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Biochem J. 2004 Feb 15;378(Pt 1):151-9.

Protein kinase A regulates ATP hydrolysis and dimerization by a CFTR (cystic fibrosis transmembrane conductance regulator) domain.

Author information

1
Department of Medicine, Duke University and VA Medical Centers, Durham, NC 27710-3378, USA.

Abstract

Gating of the CFTR Cl- channel is associated with ATP hydrolysis at the nucleotide-binding domains (NBD1, NBD2) and requires PKA (protein kinase A) phosphorylation of the R domain. The manner in which the NBD1, NBD2 and R domains of CFTR (cystic fibrosis transmembrane conductance regulator) interact to achieve a properly regulated ion channel is largely unknown. In this study we used bacterially expressed recombinant proteins to examine interactions between these soluble domains of CFTR in vitro. PKA phosphorylated a fusion protein containing NBD1 and R (NBD1-R-GST) on CFTR residues Ser-660, Ser-700, Ser-712, Ser-737, Ser-768, Ser-795 and Ser-813. Phosphorylation of these serine residues regulated ATP hydrolysis by NBD1-R-GST by increasing the apparent K(m) for ATP (from 70 to 250 microM) and the Hill coefficient (from 1 to 1.7) without changing the V(max). When fusion proteins were photolabelled with 8-azido-[alpha-32P]ATP, PKA phosphorylation increased the apparent k(d) for nucleotide binding and it caused binding to become co-operative. PKA phosphorylation also resulted in dimerization of NBD1-R-GST but not of R-GST, a related fusion protein lacking the NBD1 domain. Finally, an MBP (maltose-binding protein) fusion protein containing the NBD2 domain (NBD2-MBP) associated with and regulated the ATPase activity of PKA-phosphorylated NBD1-R-GST. Thus when the R domain in NBD1-R-GST is phosphorylated by PKA, ATP binding and hydrolysis becomes co-operative and NBD dimerization occurs. These findings suggest that during the activation of native CFTR, phosphorylation of the R domain by PKA can control the ability of the NBD1 domain to hydrolyse ATP and to interact with other NBD domains.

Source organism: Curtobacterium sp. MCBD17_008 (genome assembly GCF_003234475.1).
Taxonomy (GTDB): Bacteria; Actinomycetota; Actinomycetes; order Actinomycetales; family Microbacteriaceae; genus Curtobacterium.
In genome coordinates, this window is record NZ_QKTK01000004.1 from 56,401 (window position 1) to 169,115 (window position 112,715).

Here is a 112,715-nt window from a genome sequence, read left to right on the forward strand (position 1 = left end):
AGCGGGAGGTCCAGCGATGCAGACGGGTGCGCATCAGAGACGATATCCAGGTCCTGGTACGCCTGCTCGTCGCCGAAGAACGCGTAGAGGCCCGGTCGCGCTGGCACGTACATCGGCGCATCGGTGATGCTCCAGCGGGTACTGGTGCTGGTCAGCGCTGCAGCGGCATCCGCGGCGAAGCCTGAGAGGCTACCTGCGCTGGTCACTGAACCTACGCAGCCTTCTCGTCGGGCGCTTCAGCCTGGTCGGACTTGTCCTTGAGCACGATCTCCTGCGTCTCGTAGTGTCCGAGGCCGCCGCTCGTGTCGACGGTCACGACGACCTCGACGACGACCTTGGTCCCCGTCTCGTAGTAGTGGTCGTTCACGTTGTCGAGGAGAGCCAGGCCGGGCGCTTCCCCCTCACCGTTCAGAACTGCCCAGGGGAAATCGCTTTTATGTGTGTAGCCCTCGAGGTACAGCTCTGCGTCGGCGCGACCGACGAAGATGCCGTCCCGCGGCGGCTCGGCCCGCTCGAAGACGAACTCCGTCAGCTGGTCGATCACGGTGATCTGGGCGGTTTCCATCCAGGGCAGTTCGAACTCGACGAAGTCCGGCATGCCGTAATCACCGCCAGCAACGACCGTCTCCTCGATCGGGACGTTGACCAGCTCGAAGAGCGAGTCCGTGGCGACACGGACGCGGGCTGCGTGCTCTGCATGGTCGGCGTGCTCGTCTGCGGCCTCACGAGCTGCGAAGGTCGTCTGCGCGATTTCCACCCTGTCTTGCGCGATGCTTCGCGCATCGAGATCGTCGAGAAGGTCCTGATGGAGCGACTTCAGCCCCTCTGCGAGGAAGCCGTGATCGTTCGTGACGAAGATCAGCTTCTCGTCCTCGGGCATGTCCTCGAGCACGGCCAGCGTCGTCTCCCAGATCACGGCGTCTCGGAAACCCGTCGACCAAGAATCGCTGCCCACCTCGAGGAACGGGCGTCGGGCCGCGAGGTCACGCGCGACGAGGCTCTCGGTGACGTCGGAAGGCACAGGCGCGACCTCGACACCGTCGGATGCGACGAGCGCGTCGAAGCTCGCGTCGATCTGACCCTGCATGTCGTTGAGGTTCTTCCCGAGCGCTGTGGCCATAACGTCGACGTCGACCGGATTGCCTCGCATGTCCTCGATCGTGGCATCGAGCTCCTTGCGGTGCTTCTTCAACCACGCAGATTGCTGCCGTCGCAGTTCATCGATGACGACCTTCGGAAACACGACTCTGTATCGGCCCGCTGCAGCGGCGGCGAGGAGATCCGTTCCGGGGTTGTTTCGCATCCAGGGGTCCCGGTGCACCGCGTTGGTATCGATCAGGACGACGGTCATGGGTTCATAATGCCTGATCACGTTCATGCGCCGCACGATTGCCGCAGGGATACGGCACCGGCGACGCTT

PMID:
14602047
PMCID:
PMC1223935
DOI:
10.1042/BJ20021428
[Indexed for MEDLINE]
Free PMC Article
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